Comparison of Benefit of Transcatheter Aortic Valve Implantation in Patients With Low Gradient Versus High Gradient Aortic Stenosis and Left Ventricular Dysfunction.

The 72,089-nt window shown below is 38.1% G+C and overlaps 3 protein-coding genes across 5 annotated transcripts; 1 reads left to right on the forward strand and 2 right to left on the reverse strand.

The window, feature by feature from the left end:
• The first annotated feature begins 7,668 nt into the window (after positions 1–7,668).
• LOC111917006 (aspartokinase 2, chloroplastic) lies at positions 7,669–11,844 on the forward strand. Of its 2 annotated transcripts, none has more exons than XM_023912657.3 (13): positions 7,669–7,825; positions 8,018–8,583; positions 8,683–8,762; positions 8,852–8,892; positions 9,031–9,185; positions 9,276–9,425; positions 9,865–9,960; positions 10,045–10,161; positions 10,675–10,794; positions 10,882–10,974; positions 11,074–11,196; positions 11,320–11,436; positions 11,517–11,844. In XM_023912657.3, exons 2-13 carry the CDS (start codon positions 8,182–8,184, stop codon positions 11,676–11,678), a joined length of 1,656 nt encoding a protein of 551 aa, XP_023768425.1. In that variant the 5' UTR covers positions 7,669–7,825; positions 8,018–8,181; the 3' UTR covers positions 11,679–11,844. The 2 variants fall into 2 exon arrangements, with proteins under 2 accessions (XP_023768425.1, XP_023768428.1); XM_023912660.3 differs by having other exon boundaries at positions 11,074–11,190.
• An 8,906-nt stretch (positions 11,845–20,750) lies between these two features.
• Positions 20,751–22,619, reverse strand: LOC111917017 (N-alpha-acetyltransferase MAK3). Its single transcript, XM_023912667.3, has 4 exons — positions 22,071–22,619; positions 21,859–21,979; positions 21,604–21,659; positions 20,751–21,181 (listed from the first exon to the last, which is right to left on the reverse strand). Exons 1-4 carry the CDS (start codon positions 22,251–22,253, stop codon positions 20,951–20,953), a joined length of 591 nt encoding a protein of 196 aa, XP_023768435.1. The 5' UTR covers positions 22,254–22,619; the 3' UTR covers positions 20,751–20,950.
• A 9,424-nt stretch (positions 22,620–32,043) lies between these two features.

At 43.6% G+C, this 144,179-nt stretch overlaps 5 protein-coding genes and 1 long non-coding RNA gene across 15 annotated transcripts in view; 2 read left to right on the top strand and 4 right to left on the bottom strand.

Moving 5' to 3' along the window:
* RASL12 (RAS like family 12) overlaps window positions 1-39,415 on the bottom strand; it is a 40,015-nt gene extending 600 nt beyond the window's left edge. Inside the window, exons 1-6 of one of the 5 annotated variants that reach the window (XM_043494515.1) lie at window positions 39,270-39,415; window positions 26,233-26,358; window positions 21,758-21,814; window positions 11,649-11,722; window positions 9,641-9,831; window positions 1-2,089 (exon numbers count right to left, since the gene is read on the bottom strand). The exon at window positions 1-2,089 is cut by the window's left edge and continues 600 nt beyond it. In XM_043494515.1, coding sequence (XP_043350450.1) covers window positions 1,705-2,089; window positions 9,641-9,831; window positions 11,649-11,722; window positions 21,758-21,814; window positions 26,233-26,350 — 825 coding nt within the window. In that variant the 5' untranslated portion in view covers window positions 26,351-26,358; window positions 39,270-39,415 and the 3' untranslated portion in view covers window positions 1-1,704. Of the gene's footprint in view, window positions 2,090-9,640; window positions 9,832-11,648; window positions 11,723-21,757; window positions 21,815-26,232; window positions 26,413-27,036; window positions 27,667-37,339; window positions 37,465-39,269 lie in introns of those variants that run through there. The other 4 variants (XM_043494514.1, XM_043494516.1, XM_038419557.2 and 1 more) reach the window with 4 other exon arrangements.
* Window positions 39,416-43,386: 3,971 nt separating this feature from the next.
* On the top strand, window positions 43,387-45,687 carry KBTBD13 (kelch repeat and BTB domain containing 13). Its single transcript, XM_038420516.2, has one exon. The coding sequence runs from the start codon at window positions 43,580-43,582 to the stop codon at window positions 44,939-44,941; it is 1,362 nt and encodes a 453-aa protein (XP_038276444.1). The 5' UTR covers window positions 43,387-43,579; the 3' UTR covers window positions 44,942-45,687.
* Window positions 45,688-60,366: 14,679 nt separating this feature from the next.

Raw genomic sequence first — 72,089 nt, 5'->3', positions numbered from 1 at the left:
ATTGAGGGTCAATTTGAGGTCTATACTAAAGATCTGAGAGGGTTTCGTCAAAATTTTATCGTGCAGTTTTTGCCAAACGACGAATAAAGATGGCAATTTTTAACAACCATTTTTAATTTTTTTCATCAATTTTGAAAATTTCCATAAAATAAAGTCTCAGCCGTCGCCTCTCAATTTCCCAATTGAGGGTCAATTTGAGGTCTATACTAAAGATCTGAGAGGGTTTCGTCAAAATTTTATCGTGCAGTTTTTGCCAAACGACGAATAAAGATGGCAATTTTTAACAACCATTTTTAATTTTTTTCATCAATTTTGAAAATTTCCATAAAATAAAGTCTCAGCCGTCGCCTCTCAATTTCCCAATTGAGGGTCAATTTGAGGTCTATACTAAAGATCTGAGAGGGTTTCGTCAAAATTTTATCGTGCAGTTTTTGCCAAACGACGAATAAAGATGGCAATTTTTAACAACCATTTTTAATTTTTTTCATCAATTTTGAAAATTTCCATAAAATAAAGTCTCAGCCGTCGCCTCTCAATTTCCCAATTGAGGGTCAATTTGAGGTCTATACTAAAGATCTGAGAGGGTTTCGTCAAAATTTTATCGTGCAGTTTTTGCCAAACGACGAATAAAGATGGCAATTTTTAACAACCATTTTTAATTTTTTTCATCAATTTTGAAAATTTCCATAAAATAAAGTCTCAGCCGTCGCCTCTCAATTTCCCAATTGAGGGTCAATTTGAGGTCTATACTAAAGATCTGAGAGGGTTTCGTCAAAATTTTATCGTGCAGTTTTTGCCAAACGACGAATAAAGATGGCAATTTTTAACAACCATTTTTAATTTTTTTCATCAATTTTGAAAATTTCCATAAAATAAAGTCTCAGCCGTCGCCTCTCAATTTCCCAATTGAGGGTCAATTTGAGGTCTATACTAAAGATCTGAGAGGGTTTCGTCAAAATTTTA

Patients with low gradient severe aortic stenosis (LG-AS) often exhibit significant limitations in functional status and quality of life. We aimed to evaluate the clinical effect of transcatheter aortic valve implantation (TAVI) on LG-AS patients compared to those with high transvalvular gradients and similar left ventricular dysfunction. Retrospective analysis of records for all patients with a left ventricular ejection fraction <50% who underwent TAVI at our institution was performed. Patients were grouped according to their transvalvular gradient. Data were collected from The Society of Thoracic Surgeons/American College of Cardiology Transcatheter Valve Therapy Registry. Clinical benefit endpoints included improvements in left ventricular ejection fraction and changes in the Kansas City Cardiomyopathy Questionnaire. Additional outcomes analyzed included 1-year all-cause mortality, stroke rates, rates of rehospitalization, need for a permanent pacemaker, and hospital length of stay. Two hundred three patients met our inclusion criteria. one hundred one LG-AS patients (mean transvalvular gradient <40 mm Hg) were compared to 102 patients with high transvalvular gradients (mean transvalvular gradient >40 mm Hg). LG-AS patients yielded similar improvements in left ventricular ejection fraction (43.5% ± 63.7 vs 37.7% ± 58.7; p = 0.525) and Kansas City Cardiomyopathy Questionnaire scores (423.51% ± 1257.02 vs 266.56% ± 822.81; p = 0.352). There were no differences between the groups with respect to 1-year mortality (16.8% vs 12.7%; p = 0.412), stroke rates, hospital length of stay, need for permanent pacemaker implantation or hospital readmissions. In conclusion, we found that TAVI is associated with comparable improvement in clinical and echocardiographic outcomes in LG-AS patients as compared to those with high gradient severe aortic stenosis.